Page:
Amman Faces Water Squeeze as Refugees Rush into Jordan

Water shortages abound in Amman, home to more than 40 percent of Jordan’s people.  

A view of Amman, Jordan from the Citadel atop Jabal al-Qal’a. Photo courtesy of Wikimedia Commons.

In Amman, the arid capital of Jordan, water conservation is so essential to the country’s survival that it has a place in the school curriculum, same as maths and chemistry.  

“It’s something that’s always at the back of our minds, something that we need to pay attention to. We can’t overuse water,” explained 15-year-old Michael Sabbagh, a resident of Amman, in an interview with CBC.

Jordan is one of the most water-stressed nations in the world. According to the United Nations, any country with an average annual water supply of less than 500 cubic meters per person faces “absolute scarcity.” In Jordan, the annual average is 150 cubic meters.

In the past few years, the country’s water supply has been further stretched due to an influx of Syrian refugees. The Jordanian government estimates that 1.4 million refugees now reside in the country, where total population is nearing 10 million. The influx of refugees has increased water demand in Jordan by roughly 20 percent.

The conflict in Syria cuts two ways for Jordan’s water availability. The demise of irrigated agriculture in southern Syria because of the fighting resulted in more water flowing in the Yarmouk-Jordan river system. But that could be a temporary dividend. Researchers caution that Jordan could be hit by a double whammy in the future: recovery of irrigated agriculture in Syria, without a doubt a positive development for that country, and a drying of the eastern Mediterranean climate. A Stanford University study warns that by 2050, the Yarmouk’s flow into a key reservoir at the Jordan-Syrian border could shrink by 51 to 75 percent when accounting for increased farm production and climate change.

Jordan’s water shortages are felt throughout Amman, home to more than 40 percent of the country’s people. Many neighborhoods receive running water for only 12 to 24 hours each week, partly due to low supply and partly because of issues with water theft. In recent years, thieves have been caught diverting water from the city’s reservoirs. They then sell the stolen water.

The government is gradually improving the city’s infrastructure by replacing old pipes and carefully monitoring water theft. Amman also recycles the majority of its groundwater for use in agriculture. In addition, Amman is encouraging residents to conserve water. These efforts might not be enough, however, if Amman fails to find new water sources in the near future.

“Beyond 2100, in the absence of additional fresh water supplies, a likely scenario is… groundwater is depleted, agriculture depends solely on treated waste water and rapid population growth through future adoption of refugees becomes an enormous challenge,” claims Steven Gorelick, co-author of a 2017 study by Stanford University’s Jordan Water Project.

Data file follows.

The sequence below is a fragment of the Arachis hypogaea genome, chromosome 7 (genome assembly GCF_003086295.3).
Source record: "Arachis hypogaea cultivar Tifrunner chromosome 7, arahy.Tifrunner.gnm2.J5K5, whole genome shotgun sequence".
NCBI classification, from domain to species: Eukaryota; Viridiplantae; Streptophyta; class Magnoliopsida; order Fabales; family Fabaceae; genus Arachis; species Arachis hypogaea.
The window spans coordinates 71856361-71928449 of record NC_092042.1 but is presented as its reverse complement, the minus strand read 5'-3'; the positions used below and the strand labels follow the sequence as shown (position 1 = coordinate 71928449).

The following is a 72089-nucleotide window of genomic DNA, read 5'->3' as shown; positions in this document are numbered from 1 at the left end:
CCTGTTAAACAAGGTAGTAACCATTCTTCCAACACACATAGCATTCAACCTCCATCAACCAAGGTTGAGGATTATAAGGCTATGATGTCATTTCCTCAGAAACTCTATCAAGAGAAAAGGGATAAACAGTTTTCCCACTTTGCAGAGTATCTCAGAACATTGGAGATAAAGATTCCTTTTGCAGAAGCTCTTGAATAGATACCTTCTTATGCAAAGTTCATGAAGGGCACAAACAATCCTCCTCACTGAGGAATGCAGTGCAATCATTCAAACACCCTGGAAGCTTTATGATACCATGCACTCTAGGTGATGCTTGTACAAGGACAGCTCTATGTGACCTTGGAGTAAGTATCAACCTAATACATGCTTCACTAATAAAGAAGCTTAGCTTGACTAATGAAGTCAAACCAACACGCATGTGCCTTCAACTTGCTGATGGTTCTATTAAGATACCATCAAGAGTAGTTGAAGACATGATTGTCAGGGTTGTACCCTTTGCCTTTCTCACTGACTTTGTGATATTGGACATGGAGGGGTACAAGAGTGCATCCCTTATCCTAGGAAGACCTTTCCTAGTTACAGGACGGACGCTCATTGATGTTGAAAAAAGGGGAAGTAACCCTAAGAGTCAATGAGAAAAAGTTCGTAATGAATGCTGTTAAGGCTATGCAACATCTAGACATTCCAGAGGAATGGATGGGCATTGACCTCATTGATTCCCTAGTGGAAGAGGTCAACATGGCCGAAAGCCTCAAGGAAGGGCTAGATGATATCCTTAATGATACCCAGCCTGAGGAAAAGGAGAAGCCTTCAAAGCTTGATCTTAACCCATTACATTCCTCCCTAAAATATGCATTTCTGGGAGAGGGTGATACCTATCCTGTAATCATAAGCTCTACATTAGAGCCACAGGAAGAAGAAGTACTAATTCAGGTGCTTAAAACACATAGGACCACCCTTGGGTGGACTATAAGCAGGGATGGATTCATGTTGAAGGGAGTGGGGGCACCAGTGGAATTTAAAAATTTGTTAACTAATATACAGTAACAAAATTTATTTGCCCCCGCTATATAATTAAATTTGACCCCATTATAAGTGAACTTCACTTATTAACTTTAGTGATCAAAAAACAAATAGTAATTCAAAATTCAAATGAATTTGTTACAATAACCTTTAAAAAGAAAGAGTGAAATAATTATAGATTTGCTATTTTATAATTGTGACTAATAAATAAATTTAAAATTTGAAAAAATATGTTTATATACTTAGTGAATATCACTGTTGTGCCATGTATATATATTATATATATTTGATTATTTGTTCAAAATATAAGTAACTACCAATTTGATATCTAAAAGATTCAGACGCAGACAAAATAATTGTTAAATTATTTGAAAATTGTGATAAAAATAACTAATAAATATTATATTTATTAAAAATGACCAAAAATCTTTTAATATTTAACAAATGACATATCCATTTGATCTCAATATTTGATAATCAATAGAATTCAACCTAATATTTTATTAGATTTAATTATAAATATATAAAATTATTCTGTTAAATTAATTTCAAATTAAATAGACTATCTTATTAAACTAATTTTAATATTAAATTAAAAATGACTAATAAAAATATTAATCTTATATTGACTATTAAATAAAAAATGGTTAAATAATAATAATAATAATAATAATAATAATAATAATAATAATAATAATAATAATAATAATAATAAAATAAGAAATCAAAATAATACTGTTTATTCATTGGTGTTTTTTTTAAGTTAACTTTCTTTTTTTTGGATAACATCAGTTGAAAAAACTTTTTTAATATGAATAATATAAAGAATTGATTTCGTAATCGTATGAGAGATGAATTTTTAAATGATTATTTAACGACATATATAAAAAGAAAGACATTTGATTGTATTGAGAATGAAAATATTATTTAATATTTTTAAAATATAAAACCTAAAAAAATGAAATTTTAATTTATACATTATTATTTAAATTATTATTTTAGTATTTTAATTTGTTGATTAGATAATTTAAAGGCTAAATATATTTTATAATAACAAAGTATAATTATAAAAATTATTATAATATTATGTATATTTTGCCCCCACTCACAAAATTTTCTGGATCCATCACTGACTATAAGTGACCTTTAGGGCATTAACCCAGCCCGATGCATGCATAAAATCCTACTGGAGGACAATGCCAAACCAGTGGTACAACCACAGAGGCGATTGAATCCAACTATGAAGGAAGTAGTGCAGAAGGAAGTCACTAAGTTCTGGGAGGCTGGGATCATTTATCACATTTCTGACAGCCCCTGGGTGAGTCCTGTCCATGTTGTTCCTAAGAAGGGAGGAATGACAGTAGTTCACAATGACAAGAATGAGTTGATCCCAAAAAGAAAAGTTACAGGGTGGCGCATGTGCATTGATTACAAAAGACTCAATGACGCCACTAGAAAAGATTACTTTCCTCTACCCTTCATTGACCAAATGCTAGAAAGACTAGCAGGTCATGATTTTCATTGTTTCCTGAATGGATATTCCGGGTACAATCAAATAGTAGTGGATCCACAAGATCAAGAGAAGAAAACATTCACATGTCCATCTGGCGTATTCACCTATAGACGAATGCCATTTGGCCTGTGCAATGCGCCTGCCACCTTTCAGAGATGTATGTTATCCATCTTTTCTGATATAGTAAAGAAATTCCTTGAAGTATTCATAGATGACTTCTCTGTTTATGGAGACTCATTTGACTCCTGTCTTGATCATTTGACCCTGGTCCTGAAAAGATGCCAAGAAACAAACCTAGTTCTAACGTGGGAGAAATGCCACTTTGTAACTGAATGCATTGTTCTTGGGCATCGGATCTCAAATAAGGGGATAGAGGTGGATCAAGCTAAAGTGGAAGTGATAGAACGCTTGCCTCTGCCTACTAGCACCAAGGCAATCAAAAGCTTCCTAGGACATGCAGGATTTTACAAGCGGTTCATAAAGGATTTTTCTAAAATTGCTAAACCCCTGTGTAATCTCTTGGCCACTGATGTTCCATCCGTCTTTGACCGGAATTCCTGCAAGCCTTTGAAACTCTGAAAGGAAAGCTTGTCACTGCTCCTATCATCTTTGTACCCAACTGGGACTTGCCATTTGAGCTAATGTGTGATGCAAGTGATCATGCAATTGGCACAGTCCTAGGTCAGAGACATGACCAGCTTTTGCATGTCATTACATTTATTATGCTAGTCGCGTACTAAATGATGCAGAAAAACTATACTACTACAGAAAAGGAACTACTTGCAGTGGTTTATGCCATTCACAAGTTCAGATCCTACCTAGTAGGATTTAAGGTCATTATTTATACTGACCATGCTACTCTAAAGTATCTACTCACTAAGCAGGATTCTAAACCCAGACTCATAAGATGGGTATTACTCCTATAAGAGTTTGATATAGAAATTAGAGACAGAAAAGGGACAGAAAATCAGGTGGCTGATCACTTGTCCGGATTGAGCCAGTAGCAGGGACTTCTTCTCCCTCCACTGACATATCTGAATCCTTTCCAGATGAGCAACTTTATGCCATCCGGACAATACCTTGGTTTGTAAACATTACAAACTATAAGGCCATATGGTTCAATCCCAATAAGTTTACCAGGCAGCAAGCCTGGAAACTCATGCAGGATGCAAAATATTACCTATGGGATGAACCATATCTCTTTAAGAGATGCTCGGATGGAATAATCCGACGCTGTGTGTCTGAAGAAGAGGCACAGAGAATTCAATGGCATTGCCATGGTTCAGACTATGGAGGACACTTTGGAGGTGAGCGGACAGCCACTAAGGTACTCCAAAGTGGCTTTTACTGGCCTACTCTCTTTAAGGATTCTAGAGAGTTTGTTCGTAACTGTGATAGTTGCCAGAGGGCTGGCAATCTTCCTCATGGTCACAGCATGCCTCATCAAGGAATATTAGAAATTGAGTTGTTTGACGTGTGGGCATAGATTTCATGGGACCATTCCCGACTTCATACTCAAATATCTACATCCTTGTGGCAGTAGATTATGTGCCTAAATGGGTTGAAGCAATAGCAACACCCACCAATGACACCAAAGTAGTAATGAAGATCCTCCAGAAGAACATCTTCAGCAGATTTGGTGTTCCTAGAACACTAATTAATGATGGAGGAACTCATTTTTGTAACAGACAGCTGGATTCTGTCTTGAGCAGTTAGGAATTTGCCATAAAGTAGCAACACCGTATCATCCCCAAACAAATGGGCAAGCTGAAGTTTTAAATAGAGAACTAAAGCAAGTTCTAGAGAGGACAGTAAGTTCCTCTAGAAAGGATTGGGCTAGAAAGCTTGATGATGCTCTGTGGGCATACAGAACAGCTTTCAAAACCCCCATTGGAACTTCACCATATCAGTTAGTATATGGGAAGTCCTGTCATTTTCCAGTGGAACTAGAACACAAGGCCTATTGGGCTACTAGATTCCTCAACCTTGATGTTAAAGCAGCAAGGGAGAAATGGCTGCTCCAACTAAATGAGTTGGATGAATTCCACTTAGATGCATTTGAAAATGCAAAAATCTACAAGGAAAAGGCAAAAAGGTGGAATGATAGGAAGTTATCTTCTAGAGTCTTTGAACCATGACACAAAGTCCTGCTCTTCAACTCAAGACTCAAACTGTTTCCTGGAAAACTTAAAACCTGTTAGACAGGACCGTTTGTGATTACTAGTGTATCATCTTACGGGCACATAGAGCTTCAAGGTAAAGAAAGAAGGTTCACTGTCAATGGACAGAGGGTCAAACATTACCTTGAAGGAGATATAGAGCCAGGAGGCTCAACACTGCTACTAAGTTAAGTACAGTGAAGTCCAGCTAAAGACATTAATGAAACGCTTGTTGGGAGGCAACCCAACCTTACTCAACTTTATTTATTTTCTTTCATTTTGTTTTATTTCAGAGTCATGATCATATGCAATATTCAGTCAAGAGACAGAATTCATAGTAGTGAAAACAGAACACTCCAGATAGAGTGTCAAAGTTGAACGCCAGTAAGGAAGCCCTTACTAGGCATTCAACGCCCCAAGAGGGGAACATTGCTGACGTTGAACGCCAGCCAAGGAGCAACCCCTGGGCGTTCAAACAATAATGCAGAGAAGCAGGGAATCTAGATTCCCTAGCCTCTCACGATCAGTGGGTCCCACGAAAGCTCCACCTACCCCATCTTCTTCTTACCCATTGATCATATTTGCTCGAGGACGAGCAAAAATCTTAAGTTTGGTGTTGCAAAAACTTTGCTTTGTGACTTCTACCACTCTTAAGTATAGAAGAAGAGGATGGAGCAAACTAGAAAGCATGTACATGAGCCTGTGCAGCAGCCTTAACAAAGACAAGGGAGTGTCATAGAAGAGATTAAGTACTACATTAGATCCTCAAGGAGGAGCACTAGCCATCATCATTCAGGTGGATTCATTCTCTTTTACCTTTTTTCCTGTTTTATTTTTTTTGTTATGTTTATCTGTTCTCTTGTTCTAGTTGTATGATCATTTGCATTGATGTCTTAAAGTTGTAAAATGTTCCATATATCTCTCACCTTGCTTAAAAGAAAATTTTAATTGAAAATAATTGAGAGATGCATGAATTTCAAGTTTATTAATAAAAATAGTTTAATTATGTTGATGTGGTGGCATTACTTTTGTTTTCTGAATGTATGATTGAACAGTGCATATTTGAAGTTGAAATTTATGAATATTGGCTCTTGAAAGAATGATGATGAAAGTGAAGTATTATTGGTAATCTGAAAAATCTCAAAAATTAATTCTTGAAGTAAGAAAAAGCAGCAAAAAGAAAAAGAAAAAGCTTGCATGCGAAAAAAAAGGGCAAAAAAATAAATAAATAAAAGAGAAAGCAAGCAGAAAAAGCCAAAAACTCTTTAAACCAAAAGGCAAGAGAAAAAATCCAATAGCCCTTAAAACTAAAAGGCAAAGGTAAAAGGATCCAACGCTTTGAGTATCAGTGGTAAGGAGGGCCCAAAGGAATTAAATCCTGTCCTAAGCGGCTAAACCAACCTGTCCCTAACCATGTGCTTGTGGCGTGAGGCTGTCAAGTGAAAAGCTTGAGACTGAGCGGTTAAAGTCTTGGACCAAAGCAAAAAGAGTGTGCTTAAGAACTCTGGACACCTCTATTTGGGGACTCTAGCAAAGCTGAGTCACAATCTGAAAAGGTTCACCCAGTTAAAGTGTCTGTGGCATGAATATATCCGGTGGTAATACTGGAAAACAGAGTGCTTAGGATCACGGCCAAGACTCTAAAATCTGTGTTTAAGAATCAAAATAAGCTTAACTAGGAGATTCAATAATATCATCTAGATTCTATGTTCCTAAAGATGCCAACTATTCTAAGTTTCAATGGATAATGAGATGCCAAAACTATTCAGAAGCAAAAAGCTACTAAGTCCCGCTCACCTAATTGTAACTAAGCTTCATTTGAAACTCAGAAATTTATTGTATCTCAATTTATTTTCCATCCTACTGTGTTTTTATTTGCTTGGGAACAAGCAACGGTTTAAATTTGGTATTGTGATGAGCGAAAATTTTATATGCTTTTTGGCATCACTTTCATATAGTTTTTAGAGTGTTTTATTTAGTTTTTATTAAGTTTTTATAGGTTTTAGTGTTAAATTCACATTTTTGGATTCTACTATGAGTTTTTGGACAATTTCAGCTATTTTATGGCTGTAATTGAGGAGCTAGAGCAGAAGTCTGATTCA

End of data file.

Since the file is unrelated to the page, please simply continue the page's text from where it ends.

The study’s predictions are formidable. If global greenhouse gas emissions do not fall, Jordan could see a 30 percent drop in winter rainfall and an increase of 4.5 degrees Celsius in average annual temperature. These changes, researchers warn, would lead to longer and more frequent droughts–a detrimental occurrence for the already-parched nation.

The Red-Dead Project

Jordan has already tapped its nearby freshwater sources. Left with few options, the country is turning to the ocean to meet future water needs. The scheme involves building a desalination plant in southern Jordan, where water would be pulled from the Red Sea, treated, and then pumped to communities. Leftover brine would be dumped into the fast-receding Dead Sea, whose elevation is dropping by roughly one meter per year.

The Red Sea-Dead Sea Water Conveyance Project was originally conceived as a joint effort between Jordan, Israel, and the Palestinian Authority. In exchange for Israel’s desalination expertise, the Jordan-based project was set to provide water to all three parties. Plans were derailed last summer, however, after an Israeli embassy guard killed two Jordanians, claiming the men attacked him.

Israel ultimately apologized for the incident, but ties between the two nations remain tense. Israel has distanced itself from the Red-Dead Project, but Jordan claims it will move forward with the project regardless.

If successful, Jordan estimates that 85 million to 100 million cubic meters of water would be desalinated each year, providing a crucial boost in freshwater supply. The tenuous plan, though, is already mired in political and financial obstacles.

For now, Jordan is enjoying a brief reprieve from drought. A late-season downpour inundated the country’s reservoirs with an additional 15 million cubic meters of water last week, temporarily easing water worries. A quick look at Jordan’s past and future, however, indicates that the respite will be short-lived.

Resources And Further Reading

Climate change, refugees worsen Jordan’s water woes: scientists (Reuters)
Farmers, water officials breathe sigh of relief over unseasonal heavy rain after ‘below-average’ season (The Jordan Times)
Increasing drought in Jordan: Climate change and cascading Syrian land-use impacts on reducing transboundary flow (Science Advances)
Jordan to go ahead with Red-Dead water project despite Israel withdrawal (The Jerusalem Post)
One of the driest places on Earth struggles to safeguard its most precious resource: water (CBC)

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  1. […] supplies because it has ended irrigated farming in southern Syria, allowing more water into the Yarmouk-Jordan river system. But Jordan cannot count on this situation, which likely is […]

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